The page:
Around the same time that Brando’s star was rising on Broadway, Capote’s own emergence had begun, a little farther uptown. His family moved from suburban Connecticut, where his mother had married her second husband, Joe Capote, to Manhattan’s Upper East Side. Truman, barely 18, quickly became a regular at the city’s exclusive nightspots, like the Stork Club and El Morocco. Holding down a part-time job as a copyboy at The New Yorker, Capote was certain that his rise to literary greatness was just on the horizon. His colleagues had no such premonitions. An editor at the magazine recalled that when The New Yorker’s founder, Harold Ross, first encountered Capote in the hallway, it brought him to a dead stop. “What’s that?” he inquired, as Capote passed by looking for all the world, the editor recalled, “like a little ballerina.” Brendan Gill, a longtime writer at the magazine, remembered Capote as “an absolutely gorgeous apparition,” who fluttered and flitted down the musty corridors with a mane of golden hair and, not infrequently, an opera cape.
Capote was ultimately fired from The New Yorker, allegedly for offending the poet Robert Frost, who became enraged when Capote walked out in the middle of a reading. But his literary ambitions were undeterred. By 1946, he’d been accepted at the writer’s colony at Yaddo in upstate New York where, working alongside fellow southerners like Carson McCullers and Katherine Anne Porter, he began his debut novel, Other Voices, Other Rooms. The following year, Life magazine featured Capote prominently in a piece about young postwar writers (the piece also noted Gore Vidal, Capote’s soon-to-be lifetime antagonist). When the novel appeared in 1948, it shot onto the best-seller list, driven at least in part by the photo on the back cover, which featured Capote reclining suggestively on a sofa, staring at the viewer with bedroom eyes. Commenting on the young Capote’s talent in an interview, Somerset Maugham called him “the hope of modern literature.”
Though initially ambivalent about working in Hollywood, Brando eventually succumbed and moved west in 1949 for what he viewed as a brief sabbatical from the stage (in fact, he would never appear on Broadway again). The next five years cemented his status not only as Hollywood’s hottest leading man, but as a revolutionary figure in American film. The spread of “Brandolatory” infected a generation of up-and-coming actors, as The Method made traditional screen acting seem wooden and inauthentic. “The whole thing up until then, everything was proper,” actor Anthony Quinn said of Brando’s portrayal of Stanley Kowalski. “Along comes Brando. . . . [That performance] turns the whole world around. . . . Everyone started behaving like Brando.” Elia Kazan would call Brando’s work in Waterfront “the finest thing ever done by an American film actor.” The performance garnered Brando his first Oscar as best actor (he’d been nominated earlier for Streetcar, but lost to sentimental favorite Humphrey Bogart in The African Queen).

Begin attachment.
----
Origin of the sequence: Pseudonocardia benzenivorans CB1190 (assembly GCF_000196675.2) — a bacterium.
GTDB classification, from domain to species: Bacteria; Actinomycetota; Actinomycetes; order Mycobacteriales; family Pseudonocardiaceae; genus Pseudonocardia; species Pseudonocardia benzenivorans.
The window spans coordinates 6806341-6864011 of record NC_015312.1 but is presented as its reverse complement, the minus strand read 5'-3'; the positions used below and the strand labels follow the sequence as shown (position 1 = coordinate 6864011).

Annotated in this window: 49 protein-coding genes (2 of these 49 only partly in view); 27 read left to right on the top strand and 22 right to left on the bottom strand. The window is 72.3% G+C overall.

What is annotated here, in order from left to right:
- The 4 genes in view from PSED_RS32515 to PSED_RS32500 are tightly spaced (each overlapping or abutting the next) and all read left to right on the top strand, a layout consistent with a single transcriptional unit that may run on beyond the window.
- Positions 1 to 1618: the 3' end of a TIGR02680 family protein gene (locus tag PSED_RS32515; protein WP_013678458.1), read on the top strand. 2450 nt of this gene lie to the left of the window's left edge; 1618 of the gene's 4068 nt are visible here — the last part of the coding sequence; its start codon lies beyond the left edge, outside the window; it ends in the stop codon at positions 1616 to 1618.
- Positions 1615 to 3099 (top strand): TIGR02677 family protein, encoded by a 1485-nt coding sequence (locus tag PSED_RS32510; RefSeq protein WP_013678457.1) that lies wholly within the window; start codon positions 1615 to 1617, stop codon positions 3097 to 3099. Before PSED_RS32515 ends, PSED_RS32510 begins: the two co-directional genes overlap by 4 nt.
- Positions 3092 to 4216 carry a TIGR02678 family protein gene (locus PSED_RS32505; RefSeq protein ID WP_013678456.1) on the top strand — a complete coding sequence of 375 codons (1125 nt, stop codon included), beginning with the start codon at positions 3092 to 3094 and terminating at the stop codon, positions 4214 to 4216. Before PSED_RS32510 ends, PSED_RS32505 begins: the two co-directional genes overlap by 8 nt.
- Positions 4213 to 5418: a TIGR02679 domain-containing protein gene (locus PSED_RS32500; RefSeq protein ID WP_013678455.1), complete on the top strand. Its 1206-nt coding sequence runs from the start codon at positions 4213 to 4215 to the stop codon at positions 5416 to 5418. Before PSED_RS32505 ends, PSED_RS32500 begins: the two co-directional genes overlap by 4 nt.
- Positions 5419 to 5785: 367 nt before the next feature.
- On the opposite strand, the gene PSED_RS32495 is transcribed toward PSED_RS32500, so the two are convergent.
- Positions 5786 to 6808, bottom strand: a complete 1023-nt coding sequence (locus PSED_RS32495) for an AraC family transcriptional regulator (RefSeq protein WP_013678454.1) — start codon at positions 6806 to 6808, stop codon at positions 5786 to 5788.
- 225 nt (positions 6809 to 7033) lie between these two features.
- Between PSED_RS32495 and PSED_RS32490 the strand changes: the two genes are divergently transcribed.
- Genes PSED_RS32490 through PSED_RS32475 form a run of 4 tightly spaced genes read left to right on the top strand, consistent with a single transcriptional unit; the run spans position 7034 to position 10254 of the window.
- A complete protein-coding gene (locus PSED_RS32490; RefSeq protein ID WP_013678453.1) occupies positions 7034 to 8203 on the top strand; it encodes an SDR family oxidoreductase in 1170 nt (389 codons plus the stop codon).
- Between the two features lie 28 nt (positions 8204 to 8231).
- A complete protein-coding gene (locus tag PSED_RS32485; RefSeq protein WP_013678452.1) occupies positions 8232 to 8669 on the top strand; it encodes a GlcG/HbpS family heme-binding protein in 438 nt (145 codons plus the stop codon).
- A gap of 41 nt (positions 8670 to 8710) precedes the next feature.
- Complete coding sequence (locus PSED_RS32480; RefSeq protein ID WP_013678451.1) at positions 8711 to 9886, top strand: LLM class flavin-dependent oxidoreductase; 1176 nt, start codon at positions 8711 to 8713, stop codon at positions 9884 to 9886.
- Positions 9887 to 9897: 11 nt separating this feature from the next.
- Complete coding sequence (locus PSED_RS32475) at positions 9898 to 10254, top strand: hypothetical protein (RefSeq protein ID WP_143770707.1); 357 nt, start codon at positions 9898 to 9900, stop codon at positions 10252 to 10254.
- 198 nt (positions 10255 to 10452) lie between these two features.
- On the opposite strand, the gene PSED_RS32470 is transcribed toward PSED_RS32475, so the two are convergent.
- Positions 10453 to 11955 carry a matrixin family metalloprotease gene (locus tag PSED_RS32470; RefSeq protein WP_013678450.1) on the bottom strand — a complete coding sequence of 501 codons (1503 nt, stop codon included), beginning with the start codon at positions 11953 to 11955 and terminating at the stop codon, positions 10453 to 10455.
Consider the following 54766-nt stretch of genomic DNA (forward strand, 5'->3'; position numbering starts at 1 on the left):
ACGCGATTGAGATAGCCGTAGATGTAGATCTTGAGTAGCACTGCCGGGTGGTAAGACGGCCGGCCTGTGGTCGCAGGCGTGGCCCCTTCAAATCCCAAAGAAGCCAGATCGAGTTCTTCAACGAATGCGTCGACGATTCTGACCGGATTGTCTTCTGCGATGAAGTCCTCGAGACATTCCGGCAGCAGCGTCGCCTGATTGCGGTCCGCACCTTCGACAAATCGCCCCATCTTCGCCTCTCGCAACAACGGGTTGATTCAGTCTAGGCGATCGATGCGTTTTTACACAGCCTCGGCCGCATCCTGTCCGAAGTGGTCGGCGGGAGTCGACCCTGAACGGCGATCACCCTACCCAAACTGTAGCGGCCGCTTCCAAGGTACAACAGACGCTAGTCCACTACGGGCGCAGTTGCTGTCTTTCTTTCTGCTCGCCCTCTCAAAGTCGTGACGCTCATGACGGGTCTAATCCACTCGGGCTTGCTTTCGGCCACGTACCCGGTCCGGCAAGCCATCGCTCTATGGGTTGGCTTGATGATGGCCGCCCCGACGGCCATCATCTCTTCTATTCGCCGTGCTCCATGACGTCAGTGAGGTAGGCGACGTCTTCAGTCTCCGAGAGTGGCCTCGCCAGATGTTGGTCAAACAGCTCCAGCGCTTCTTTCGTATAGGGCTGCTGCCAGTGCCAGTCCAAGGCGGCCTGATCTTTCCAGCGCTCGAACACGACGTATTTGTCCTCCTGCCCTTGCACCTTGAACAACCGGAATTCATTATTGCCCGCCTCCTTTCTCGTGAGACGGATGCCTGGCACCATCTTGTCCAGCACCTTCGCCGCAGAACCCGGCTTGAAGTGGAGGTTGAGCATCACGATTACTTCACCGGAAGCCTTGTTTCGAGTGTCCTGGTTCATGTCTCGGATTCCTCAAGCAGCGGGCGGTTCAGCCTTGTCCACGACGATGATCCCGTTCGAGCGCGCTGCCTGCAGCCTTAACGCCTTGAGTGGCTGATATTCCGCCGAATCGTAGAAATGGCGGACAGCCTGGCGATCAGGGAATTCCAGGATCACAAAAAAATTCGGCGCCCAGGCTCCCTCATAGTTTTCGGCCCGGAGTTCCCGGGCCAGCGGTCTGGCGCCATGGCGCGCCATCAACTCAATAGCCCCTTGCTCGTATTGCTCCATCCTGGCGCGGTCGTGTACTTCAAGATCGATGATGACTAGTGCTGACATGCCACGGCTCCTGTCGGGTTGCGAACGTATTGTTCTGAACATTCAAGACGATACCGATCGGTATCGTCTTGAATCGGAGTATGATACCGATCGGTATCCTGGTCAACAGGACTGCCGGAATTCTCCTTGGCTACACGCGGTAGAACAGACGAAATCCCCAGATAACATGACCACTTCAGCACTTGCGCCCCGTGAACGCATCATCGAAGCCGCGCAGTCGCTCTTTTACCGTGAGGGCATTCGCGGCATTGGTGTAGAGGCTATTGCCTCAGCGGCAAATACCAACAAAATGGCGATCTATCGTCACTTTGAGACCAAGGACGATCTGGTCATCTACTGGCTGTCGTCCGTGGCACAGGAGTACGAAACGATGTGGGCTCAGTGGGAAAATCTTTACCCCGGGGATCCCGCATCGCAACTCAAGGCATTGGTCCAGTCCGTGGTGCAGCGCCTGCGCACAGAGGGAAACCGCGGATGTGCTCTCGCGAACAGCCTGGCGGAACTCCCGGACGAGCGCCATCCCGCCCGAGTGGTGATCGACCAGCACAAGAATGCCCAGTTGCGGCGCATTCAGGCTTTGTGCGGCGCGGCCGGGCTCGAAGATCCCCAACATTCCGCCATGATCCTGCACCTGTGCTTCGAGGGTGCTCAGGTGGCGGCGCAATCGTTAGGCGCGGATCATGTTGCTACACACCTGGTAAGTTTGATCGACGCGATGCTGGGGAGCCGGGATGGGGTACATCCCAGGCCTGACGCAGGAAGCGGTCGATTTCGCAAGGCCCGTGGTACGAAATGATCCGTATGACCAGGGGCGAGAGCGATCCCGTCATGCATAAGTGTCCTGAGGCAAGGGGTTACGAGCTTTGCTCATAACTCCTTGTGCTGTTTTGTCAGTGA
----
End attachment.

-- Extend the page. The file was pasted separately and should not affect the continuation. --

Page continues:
One element of Brando’s sudden rise to fame, of course, was relentless media attention, and from the start he despised it. He rarely gave interviews and when he did, he revealed little or nothing. At one point he became so enraged by what he considered inappropriate attention to his private life that he hired his own investigators to dig up dirt on Time Inc. He was so reluctant to promote the movies he appeared in that one producer was reduced to bribing him with a new Thunderbird convertible to get him out on the publicity circuit. At the 1955 premiere in Times Square of his eighth movie, the musical Guys and Dolls, the frenzied crowd overran barricades and broke the windows of the limo Brando was riding in. A platoon of police officers had to be sent in to extract the rattled star. That year saw Brando eclipse Jimmy Stewart, Gary Cooper, and John Wayne as Hollywood’s top moneymaker.